As most of you know, I have a daughter. I feel an enormous responsibility to instill certain things in her, in a way I suspect my husband feels towards our boys. I worry often that she is seeing certain things reflected in me that she may start to do herself, thinking that it's the "norm". For example, I've had body image issues for as long as I can remember (and that goes back to about age 4). I've always had to fight to maintain a certain weight, and to make peace with certain things about my appearance (though my biggest issue is obsessing over my weight). A few months ago, I was in the bathroom getting ready when I saw her step on the scale, wait for a number to come up, and then get excited, "30! Yesssss!". The scale did say 30.something lbs. But I don't think she knew what the number meant. But she has seen me step on the scale so many times, and either breathe a sigh of relief or step off, completely disappointed with myself. This is not a trend that I want her to start.
One of the things I worry about most, is that she won't take the opportunity to further her education with college and establish a career and life for herself before settling down to get married and have children. Don't get me wrong. Marrying my husband and having our children has been the highlight of my life. But it's also been hard. Hard in ways that I never want her to experience. Hard in ways that could have been prevented by me finding myself before I settled down. I want an easier path for her. And to be honest, I lose sleep sometimes worrying about how I'll explain to her why she should wait to settle down when I jumped right in.
Another thing, and this is a big one. We live in a world of "mean girls" and I don't want that for her. I want her to be a nice girl. Not in a 1950's prudish kind of way (though I won't complain if she's that kind of nice girl, too!). But in a simple "I'm a nice person" kind of way. I do not want her to be the girl that is so jealous of other girls that she can't maintain a friendship with any females. I do not want her to be a bully. I do not want other girls to be wary of her, whether or not they can trust her around their boyfriends, whether or not they can trust her to keep a secret, or whether or not they can safely approach her. I want her to be smart and steer clear of drama, because it will certainly find her on it's own. As women, we have to start raising nicer girls. If not, they're going to end up killing each other (*facepalm*).
As mentioned before, it is so important for her to know that she is more than just a body or a pretty face. She has to understand what it means to be beautiful on the inside, and how much more important that kind of beauty is. Her self worth has to depend on more than her looks. Mine never has and I don't want that for her.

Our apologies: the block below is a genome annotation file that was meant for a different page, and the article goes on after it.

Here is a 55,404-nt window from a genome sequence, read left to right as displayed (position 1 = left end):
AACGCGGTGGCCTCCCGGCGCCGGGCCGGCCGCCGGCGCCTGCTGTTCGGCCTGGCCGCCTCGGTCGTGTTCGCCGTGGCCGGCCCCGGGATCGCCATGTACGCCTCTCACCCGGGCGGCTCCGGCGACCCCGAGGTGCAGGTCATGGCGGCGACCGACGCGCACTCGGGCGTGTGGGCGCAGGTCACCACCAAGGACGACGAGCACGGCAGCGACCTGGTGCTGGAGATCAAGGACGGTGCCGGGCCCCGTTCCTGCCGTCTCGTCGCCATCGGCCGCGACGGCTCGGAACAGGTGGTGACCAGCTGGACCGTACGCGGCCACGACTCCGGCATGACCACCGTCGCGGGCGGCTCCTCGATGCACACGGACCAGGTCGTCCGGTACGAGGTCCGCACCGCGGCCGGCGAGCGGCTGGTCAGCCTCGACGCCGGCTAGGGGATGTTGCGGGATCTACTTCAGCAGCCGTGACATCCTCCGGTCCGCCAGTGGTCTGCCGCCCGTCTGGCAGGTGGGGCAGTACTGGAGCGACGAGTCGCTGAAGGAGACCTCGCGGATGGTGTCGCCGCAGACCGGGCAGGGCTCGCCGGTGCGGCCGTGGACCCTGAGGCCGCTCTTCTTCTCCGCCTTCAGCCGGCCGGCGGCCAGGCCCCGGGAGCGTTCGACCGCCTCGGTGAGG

When she decides that she's ready to become "active", she should know how to protect herself, and it's my job that she does. It's equally important that she feel comfortable to talk to me about it if she needs to (though I can't promise that I won't have a nervous breakdown once she leaves the room). It's really important to me that she understands the gravity of this decision (because not many young people grasp this), and the impact of the possible consequences.
It's important that ZoeJane knows that she deserves the best when she decides to settle down. She needs to understand that she doesn't have to settle for anything. It's important for her to know that she's worth the wait for the right person. She needs to know that she doesn't need to be with someone to be happy, but that with the right person, her happiness can be increased. Showing her that she deserves respect is key. And teaching her that she also has to give respect where it's due is also important. Mutual respect is the secret to success in any relationship, especially when it comes time to settle down and share your life with someone.
And finally, something that I'm working on now: She has to believe that she can do anything that she wants. Once she has children (if she chooses to do so), she is not tied down to children and a home. She can choose to stay with them or to be a working mother. She needs to understand that changing her last name doesn't have to mean losing herself. And if she chooses to follow the same path I have, she needs to know that it's never too late to better herself.
So...for those of you with daughters, what is important for your daughter to know?